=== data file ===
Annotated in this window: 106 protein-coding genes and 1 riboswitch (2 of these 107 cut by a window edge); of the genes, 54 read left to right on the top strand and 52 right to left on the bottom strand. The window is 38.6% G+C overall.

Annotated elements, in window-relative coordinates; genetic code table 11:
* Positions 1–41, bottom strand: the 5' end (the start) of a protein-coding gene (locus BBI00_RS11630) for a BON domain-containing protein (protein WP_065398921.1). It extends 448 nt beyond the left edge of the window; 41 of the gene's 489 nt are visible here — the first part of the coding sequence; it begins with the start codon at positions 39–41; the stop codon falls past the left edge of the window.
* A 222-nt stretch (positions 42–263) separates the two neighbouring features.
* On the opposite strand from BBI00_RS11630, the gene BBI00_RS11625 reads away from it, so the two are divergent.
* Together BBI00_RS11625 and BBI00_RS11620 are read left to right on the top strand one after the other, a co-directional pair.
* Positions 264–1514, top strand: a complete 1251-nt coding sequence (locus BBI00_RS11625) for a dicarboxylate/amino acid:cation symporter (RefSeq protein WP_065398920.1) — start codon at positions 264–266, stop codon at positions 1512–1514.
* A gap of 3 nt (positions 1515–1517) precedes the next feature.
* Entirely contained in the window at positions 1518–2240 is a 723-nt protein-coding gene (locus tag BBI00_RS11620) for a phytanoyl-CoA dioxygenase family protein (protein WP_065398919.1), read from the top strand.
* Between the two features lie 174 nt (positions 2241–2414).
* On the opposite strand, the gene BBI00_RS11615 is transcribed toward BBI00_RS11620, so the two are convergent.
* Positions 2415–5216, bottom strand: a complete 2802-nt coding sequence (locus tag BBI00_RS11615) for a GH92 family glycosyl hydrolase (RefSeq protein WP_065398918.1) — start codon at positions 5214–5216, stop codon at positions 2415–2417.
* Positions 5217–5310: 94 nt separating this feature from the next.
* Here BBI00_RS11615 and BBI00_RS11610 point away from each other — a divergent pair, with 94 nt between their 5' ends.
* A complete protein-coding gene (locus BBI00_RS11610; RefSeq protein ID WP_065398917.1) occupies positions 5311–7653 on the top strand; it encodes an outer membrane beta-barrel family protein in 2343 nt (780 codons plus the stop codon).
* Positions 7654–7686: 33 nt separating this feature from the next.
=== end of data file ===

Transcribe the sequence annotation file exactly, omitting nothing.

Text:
Annotated in this window: 106 protein-coding genes and 1 riboswitch (2 of these 107 cut by a window edge); of the genes, 54 read left to right on the top strand and 52 right to left on the bottom strand. The window is 38.6% G+C overall.

Annotated elements, in window-relative coordinates; genetic code table 11:
* Positions 1–41, bottom strand: the 5' end (the start) of a protein-coding gene (locus BBI00_RS11630) for a BON domain-containing protein (protein WP_065398921.1). It extends 448 nt beyond the left edge of the window; 41 of the gene's 489 nt are visible here — the first part of the coding sequence; it begins with the start codon at positions 39–41; the stop codon falls past the left edge of the window.
* A 222-nt stretch (positions 42–263) separates the two neighbouring features.
* On the opposite strand from BBI00_RS11630, the gene BBI00_RS11625 reads away from it, so the two are divergent.
* Together BBI00_RS11625 and BBI00_RS11620 are read left to right on the top strand one after the other, a co-directional pair.
* Positions 264–1514, top strand: a complete 1251-nt coding sequence (locus BBI00_RS11625) for a dicarboxylate/amino acid:cation symporter (RefSeq protein WP_065398920.1) — start codon at positions 264–266, stop codon at positions 1512–1514.
* A gap of 3 nt (positions 1515–1517) precedes the next feature.
* Entirely contained in the window at positions 1518–2240 is a 723-nt protein-coding gene (locus tag BBI00_RS11620) for a phytanoyl-CoA dioxygenase family protein (protein WP_065398919.1), read from the top strand.
* Between the two features lie 174 nt (positions 2241–2414).
* On the opposite strand, the gene BBI00_RS11615 is transcribed toward BBI00_RS11620, so the two are convergent.
* Positions 2415–5216, bottom strand: a complete 2802-nt coding sequence (locus tag BBI00_RS11615) for a GH92 family glycosyl hydrolase (RefSeq protein WP_065398918.1) — start codon at positions 5214–5216, stop codon at positions 2415–2417.
* Positions 5217–5310: 94 nt separating this feature from the next.
* Here BBI00_RS11615 and BBI00_RS11610 point away from each other — a divergent pair, with 94 nt between their 5' ends.
* A complete protein-coding gene (locus BBI00_RS11610; RefSeq protein ID WP_065398917.1) occupies positions 5311–7653 on the top strand; it encodes an outer membrane beta-barrel family protein in 2343 nt (780 codons plus the stop codon).
* Positions 7654–7686: 33 nt separating this feature from the next.